In 1950, adultery and children born out-of-wedlock were not the sort of casual occurrences now routinely shrugged off by celebrities. They were dire sins, and Ingrid and Rossellini would be put on public trial for them. Tabloid newspapers published sordid, fabricated accounts of their behavior, and Ingrid’s movies then in release suffered at the box office as the baffled American public tried to understand how the woman they had put on a pedestal had abandoned it so dramatically. A senator from Colorado even denounced her from the floor of the Senate, referring to her as “a powerful influence for evil.”
In a matter of a few months, Ingrid Bergman had effectively killed off her career in America by acting impulsively instead of carefully orchestrating her private life like other stars, whose divorces were quietly granted behind the scenes, and whose personal peccadillos were hushed up by bands of publicity men. The anti-star had disregarded her stardom once again; this time, she would have acted more wisely had she given it more attention.
It would take several years for Ingrid Bergman’s tarnished career to recover its former luster. As the 50s progressed, and the cultural climate of America began to shift, the scandal that she initiated with Roberto Rossellini would begin to recede and her career would begin to revive. From a professional point of view, none of the films she made with Rossellini in Europe had been successful, either commercially or artistically, and as time went by, it became clear that their relationship was faltering on a personal level as well as a professional one. Forbidden during her marriage to make films with anyone but her husband, Ingrid was offered a role in her friend Jean Renoir’s film Elena et Les Hommes and made it clear that she fully intended to take it; Rossellini flew off to India for almost nine months to work on his own film. By the time he returned, it was clear that the marriage was over. Echoing his courtship of Ingrid, Rossellini had begun an affair in India with a married Indian woman who had a child. The woman followed him to Paris, much as Ingrid had followed him to Rome several years before.
Now released from her indentured servitude to Rossellini, Ingrid felt free again to accept American movie offers. Her first American film in seven years, Anastasia, was a big hit in America and earned her the Academy Award for her performance as a young woman who may or may not be the daughter of the Russian czar. The film’s success broke the long dry spell that characterized most of her work of the 1950s, and soon she would capitalize on it by appearing with Cary Grant in their second film together, Indiscreet. In less than two years, Ingrid Bergman was once again one of the top actresses in American film. In a few more, she would become something approaching a legend. But most important of all, she was once again free to be herself without judgement or censure.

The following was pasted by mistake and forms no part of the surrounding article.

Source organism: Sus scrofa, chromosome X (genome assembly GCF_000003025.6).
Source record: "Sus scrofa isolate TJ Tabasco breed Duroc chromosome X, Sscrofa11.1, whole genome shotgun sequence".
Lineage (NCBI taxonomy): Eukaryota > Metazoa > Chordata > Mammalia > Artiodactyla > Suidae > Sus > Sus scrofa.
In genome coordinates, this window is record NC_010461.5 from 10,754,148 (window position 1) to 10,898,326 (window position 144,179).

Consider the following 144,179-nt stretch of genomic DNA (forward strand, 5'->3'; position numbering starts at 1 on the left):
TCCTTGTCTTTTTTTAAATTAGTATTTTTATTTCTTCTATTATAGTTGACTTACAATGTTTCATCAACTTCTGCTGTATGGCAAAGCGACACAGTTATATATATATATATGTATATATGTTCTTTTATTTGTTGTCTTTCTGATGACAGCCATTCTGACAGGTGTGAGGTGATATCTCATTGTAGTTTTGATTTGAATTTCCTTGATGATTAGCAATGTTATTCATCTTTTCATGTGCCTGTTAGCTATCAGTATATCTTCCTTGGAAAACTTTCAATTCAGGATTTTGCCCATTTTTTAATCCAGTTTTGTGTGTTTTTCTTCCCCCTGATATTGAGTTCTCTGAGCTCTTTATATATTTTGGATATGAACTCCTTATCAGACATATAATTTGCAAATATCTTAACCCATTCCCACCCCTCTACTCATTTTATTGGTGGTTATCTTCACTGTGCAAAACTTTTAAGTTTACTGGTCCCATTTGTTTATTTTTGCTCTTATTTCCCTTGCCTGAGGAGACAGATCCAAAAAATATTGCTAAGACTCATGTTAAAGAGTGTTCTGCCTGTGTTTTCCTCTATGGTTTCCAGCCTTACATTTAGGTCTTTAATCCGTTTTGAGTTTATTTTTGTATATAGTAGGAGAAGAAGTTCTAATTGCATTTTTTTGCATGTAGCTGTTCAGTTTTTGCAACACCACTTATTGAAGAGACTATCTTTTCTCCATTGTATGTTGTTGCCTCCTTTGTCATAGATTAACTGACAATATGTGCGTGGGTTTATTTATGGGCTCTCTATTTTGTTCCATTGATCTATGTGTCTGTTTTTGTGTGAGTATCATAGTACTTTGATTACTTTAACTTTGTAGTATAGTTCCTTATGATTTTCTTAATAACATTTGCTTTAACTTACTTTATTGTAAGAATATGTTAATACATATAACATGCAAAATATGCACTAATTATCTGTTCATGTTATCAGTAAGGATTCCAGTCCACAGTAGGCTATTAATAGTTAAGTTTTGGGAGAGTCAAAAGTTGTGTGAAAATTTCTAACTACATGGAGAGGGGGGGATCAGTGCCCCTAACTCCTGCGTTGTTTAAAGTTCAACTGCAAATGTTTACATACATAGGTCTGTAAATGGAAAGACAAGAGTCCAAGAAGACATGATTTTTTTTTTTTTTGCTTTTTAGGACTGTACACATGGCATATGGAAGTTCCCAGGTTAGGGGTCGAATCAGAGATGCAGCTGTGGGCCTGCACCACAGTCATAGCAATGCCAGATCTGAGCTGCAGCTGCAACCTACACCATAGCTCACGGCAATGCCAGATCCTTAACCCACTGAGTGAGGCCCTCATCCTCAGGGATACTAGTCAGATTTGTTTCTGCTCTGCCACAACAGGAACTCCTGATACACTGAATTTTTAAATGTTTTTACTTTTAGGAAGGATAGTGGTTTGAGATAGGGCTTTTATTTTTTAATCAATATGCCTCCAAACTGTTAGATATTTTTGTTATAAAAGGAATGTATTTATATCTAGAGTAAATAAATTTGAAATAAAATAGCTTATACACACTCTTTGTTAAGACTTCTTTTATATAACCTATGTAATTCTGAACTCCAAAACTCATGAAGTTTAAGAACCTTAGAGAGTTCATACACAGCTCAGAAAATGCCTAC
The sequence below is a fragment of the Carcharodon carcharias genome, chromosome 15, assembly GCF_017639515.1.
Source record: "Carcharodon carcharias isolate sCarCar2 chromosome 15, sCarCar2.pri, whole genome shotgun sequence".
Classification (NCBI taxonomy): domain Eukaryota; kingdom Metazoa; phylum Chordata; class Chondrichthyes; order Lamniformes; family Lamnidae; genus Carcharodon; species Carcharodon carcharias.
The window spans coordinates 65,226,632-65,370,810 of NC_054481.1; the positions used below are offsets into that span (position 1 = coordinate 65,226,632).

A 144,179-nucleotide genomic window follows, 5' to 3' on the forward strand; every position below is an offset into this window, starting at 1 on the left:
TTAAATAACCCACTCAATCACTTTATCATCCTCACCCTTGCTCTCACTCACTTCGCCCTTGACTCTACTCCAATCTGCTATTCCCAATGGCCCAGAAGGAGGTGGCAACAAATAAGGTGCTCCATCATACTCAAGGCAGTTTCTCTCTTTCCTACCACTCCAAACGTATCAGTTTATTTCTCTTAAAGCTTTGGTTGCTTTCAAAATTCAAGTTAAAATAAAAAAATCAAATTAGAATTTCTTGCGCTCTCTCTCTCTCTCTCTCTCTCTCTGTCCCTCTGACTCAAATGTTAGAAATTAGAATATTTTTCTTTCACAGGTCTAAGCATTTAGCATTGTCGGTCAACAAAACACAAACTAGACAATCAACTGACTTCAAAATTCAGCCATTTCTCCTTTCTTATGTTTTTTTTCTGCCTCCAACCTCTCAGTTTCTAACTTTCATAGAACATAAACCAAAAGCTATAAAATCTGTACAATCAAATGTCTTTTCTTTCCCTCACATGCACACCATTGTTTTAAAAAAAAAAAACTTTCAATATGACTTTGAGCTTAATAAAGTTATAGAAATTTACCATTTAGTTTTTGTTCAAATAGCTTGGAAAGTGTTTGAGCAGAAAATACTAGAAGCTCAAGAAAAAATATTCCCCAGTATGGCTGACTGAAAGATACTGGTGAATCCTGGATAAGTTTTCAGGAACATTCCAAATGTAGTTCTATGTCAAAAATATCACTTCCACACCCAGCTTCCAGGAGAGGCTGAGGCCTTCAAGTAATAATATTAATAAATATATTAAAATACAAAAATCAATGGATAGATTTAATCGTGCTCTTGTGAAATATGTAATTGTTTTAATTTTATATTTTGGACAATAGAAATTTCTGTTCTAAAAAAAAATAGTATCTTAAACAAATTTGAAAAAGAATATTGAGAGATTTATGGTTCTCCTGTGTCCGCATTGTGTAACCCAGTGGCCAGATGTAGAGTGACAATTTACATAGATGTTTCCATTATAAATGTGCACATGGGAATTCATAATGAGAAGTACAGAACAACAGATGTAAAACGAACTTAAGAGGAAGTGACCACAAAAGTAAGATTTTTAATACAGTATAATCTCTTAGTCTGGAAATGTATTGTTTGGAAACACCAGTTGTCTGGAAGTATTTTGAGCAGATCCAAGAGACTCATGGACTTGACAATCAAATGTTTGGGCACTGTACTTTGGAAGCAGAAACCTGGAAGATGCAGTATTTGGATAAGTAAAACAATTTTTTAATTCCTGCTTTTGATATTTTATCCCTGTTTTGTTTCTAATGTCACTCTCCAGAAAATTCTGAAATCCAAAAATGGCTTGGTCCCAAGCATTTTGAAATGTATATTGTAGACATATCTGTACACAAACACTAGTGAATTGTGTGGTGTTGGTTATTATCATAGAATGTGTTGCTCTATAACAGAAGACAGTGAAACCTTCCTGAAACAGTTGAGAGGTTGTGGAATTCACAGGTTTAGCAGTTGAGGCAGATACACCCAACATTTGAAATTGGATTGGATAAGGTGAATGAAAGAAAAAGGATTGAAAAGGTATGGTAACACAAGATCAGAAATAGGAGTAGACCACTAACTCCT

The Eternal Star
For the balance of her career through the 60s and 70s, Ingrid Bergman worked indefatigably, moving from stage to film to television and back again. She won another Academy Award for her appearance in Murder on the Orient Express, and she broke theatrical attendance records in plays by Ibsen, Turgenev, Shaw, and O’Neill performed in Paris, London, and New York. Her late-career crowning glory in the cinema was, appropriately enough, her first and only collaboration with that other Swedish Bergman, Ingmar. In 1978, Ingrid appeared in his Autumn Sonata, speaking Swedish dialogue again in an entire film for the first time since her films in the 30s and creating another indelible role to add to the many behind her.
Bergman in the other Bergman's 'Autumn Sonata':
In her personal life, Ingrid raised her three children (one of whom, Isabella, became an actress of note herself), re-established contact with her daughter from her first marriage, and got married for a third time to a Swedish theatrical producer (their marriage, her longest, lasted 17 years). She attained a measure of equilibrium at last, and she exuded the comfortable confidence of a queen wherever she appeared. Some things are more powerful even than queens, however, and in 1974, Ingrid experienced her first incidence of breast cancer, the illness that would claim her life eight years later. Despite numerous efforts to contain the cancer, it felled her soon after she completed work on A Woman Called Golda, a TV mini-series about Israeli prime minister Golda Meir. She died on her birthday in 1982 at age 67.
Like any beloved film star, Ingrid Bergman can never completely die. She thrived on her work and was most alive when performing her craft; fortunately, there are an impressive number of documents of that craft still extant. Even if we can never experience many of her stage successes, most of her films and television work are still accessible, including her early Swedish films. In them, we can still feel the vibrancy and admire the genius of the actress who was not only one of the great on-screen personalities of her time, but who was simply one of the greatest actresses of any time. For all of her desire to push aside the idea of being a star, even now Ingrid Bergman remains one of the brightest our cinema has seen.